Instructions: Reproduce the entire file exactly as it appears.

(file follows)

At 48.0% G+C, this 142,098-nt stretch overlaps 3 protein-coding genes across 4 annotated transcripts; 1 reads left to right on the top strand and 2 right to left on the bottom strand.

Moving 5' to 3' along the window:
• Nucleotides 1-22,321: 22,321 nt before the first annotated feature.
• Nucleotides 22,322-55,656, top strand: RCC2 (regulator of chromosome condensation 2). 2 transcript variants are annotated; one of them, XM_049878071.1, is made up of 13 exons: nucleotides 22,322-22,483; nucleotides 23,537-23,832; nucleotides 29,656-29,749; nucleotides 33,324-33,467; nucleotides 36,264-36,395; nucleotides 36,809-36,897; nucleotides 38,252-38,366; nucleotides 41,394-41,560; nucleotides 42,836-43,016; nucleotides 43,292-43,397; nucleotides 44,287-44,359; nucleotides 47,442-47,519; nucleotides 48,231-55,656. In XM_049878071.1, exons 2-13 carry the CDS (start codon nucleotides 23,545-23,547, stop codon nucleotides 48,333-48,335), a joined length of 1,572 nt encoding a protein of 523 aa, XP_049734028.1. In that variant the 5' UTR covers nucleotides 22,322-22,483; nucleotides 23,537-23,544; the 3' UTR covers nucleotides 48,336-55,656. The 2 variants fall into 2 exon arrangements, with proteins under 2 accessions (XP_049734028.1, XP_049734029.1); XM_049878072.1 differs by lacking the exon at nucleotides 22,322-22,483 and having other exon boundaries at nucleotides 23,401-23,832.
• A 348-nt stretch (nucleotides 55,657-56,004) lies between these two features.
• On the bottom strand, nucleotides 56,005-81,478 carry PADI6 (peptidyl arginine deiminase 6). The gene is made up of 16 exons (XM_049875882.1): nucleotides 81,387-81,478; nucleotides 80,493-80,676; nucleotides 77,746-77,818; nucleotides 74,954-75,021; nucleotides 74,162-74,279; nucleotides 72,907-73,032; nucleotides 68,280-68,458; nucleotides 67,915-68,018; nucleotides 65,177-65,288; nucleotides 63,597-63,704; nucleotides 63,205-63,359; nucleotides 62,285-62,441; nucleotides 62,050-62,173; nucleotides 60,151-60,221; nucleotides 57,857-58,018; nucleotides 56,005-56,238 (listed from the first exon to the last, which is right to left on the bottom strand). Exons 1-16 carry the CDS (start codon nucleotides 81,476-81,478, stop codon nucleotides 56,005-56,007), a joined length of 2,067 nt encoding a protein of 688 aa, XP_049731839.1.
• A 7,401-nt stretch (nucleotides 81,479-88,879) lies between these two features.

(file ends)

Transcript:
At 48.0% G+C, this 142,098-nt stretch overlaps 3 protein-coding genes across 4 annotated transcripts; 1 reads left to right on the top strand and 2 right to left on the bottom strand.

Moving 5' to 3' along the window:
• Nucleotides 1-22,321: 22,321 nt before the first annotated feature.
• Nucleotides 22,322-55,656, top strand: RCC2 (regulator of chromosome condensation 2). 2 transcript variants are annotated; one of them, XM_049878071.1, is made up of 13 exons: nucleotides 22,322-22,483; nucleotides 23,537-23,832; nucleotides 29,656-29,749; nucleotides 33,324-33,467; nucleotides 36,264-36,395; nucleotides 36,809-36,897; nucleotides 38,252-38,366; nucleotides 41,394-41,560; nucleotides 42,836-43,016; nucleotides 43,292-43,397; nucleotides 44,287-44,359; nucleotides 47,442-47,519; nucleotides 48,231-55,656. In XM_049878071.1, exons 2-13 carry the CDS (start codon nucleotides 23,545-23,547, stop codon nucleotides 48,333-48,335), a joined length of 1,572 nt encoding a protein of 523 aa, XP_049734028.1. In that variant the 5' UTR covers nucleotides 22,322-22,483; nucleotides 23,537-23,544; the 3' UTR covers nucleotides 48,336-55,656. The 2 variants fall into 2 exon arrangements, with proteins under 2 accessions (XP_049734028.1, XP_049734029.1); XM_049878072.1 differs by lacking the exon at nucleotides 22,322-22,483 and having other exon boundaries at nucleotides 23,401-23,832.
• A 348-nt stretch (nucleotides 55,657-56,004) lies between these two features.
• On the bottom strand, nucleotides 56,005-81,478 carry PADI6 (peptidyl arginine deiminase 6). The gene is made up of 16 exons (XM_049875882.1): nucleotides 81,387-81,478; nucleotides 80,493-80,676; nucleotides 77,746-77,818; nucleotides 74,954-75,021; nucleotides 74,162-74,279; nucleotides 72,907-73,032; nucleotides 68,280-68,458; nucleotides 67,915-68,018; nucleotides 65,177-65,288; nucleotides 63,597-63,704; nucleotides 63,205-63,359; nucleotides 62,285-62,441; nucleotides 62,050-62,173; nucleotides 60,151-60,221; nucleotides 57,857-58,018; nucleotides 56,005-56,238 (listed from the first exon to the last, which is right to left on the bottom strand). Exons 1-16 carry the CDS (start codon nucleotides 81,476-81,478, stop codon nucleotides 56,005-56,007), a joined length of 2,067 nt encoding a protein of 688 aa, XP_049731839.1.
• A 7,401-nt stretch (nucleotides 81,479-88,879) lies between these two features.